I can't believe he didn't see this coming. I remember talking with friends about it all when he first gave the ultimatum before going in. We debated which would be worse, the invasion or the aftermath. It's not like other places where our guys have uniforms and their guys have uniforms and we bang away until one group gives up and everything changes. They have suicide bombers, a seemingly unlimited supply of "insurgents" who freely cross borders to blow our guys and the Iraqis up at will. They have financing and weapons stashed all over the place. No way we could just bomb here and there, round up some bad guys and walk away clean. This won't ever stop until they stop it themselves in the Middle East. At best, we could remove the tyrannical government they had and help set up a new one, but that's it. We're not going to get any kind of real peace over there. I figured we'd have a lightning strike, bad guys out, new guys in and let's roll. This could go on forever if we actually try to lock the place down into what Westerners consider "control".



posted on Aug, 27 2004 @ 12:28 PM
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Maybe we should have said something at the time?......Oh hang on, we did.

Funny how hundreds of millions of people around the world saw this coming, but Bush didn't.. makes you wonder doesn't it..



posted on Aug, 27 2004 @ 12:30 PM
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Yeah, don't forget all the protests that circled the globe where MILLIONS of people protested this war.



posted on Aug, 27 2004 @ 12:43 PM
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Screw the millions. Those whose countries weren't even getting involved are irrelevant to me. It can't always be "majority rules", which is all democracy really is. If 51% of the people win, 49% get screwed, so none of that ever really mattered to me.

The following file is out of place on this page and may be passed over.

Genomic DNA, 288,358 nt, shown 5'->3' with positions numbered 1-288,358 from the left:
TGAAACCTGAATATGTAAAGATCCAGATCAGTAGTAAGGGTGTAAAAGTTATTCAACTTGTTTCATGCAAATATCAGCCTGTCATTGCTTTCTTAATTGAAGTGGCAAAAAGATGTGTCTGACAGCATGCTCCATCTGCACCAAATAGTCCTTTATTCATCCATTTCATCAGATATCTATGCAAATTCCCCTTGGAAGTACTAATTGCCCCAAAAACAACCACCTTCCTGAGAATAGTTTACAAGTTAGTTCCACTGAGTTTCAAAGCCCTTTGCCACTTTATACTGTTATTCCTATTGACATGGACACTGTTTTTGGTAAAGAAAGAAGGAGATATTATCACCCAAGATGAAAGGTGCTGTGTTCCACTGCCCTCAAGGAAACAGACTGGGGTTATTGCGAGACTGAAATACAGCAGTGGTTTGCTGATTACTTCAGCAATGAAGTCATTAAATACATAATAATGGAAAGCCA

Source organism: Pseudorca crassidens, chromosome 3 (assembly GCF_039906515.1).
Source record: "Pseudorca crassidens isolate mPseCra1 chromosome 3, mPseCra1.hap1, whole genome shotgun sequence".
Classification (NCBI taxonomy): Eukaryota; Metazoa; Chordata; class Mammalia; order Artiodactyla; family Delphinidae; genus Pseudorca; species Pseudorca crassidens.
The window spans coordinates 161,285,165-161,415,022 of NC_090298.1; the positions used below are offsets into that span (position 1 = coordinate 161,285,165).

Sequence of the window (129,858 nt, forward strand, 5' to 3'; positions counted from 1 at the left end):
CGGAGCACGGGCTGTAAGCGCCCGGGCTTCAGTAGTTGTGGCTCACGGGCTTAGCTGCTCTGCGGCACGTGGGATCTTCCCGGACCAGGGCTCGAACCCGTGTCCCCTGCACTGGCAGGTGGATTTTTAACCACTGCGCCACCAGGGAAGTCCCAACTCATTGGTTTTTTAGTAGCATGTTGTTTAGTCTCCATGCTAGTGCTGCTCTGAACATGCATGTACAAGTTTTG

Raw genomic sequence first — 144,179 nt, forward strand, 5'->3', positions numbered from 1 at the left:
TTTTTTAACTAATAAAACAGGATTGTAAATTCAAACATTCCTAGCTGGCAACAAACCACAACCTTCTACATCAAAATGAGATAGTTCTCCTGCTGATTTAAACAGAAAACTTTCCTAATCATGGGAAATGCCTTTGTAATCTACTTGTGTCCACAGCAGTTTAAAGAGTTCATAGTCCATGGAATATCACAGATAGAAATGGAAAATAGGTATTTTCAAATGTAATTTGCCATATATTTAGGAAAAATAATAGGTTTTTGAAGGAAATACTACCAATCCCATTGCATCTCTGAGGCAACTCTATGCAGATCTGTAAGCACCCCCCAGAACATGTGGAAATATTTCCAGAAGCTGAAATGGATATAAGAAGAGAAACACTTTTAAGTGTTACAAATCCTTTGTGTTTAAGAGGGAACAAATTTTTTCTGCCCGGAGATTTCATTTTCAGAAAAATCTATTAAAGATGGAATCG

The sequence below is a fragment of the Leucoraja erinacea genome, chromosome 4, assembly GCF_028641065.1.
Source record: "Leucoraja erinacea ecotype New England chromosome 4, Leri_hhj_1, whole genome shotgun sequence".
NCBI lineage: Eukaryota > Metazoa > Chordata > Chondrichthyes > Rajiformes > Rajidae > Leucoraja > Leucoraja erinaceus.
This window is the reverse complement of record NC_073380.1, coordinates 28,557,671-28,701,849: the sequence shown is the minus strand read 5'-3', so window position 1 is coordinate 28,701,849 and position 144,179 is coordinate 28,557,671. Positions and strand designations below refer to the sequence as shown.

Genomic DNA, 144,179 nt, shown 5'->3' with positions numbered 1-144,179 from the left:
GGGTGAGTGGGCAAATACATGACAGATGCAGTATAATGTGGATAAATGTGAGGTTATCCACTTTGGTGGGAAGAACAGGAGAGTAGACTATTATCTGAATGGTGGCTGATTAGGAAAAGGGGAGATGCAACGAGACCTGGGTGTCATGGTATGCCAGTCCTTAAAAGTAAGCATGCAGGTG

I always think of those guys getting put through a wood chipper or being tortured until their backs were broken or any number of horrible things Saddam did to those people for decades. I bet the guy who was next in line for watching their wives be raped and killed before they got beaten to death were glad we came. I'm glad their soccer team can go back, win or lose, and not be tortured for their performance.

And don't yap about our Abu Ghraib abuses because they're not anything compared to what those people went through all that time. I don't agree with them and am glad they got busted and it's being turned out into the light of scrutiny. Everybody always goes back to that when they know damned well what I'm talking about. Compare Saddam to Lyndie England and it comes up way way short on our side.

As for this topic of him miscalculating, it would seem this is even more of a black eye for our intelligence. Shouldn't they have known enough about the region and their fierce anti-Westernism, and specifically their anti-American feeling, to have been able to see this was going to be a problem? Or was an easy aftermath just assumed?



posted on Aug, 27 2004 @ 12:52 PM
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Well well well what have we here lol. Fools rush in and it appears President Bush is the greatest fool of all time.

I have a quick question for everyone at this great forum. Would you let Mr. Bush manage your retirement fund?

I bet 100% of people will respond no (with good reason) but around 50% of people think he should manage our entire country. What a joke!



posted on Aug, 27 2004 @ 12:59 PM
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HAHA MRDEPENDABLE. I couldn't agree with you more



posted on Aug, 27 2004 @ 01:13 PM
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They fired Shinseki because he said we're gonna need about 350,000 troops.

The majority of people over there want peace and are willing to support the new government.

One of the problems is we got conned by retards who never saw combat into going in there with what, 135,000 troops?

And this guy has the gall to call himself a war president who makes the big decisions. lmfao.

Shrub's getting 'out strategorized' by a bunch of barefoot guys with RPGs.

Oh wait, his dad did that in Somalia too. Doh!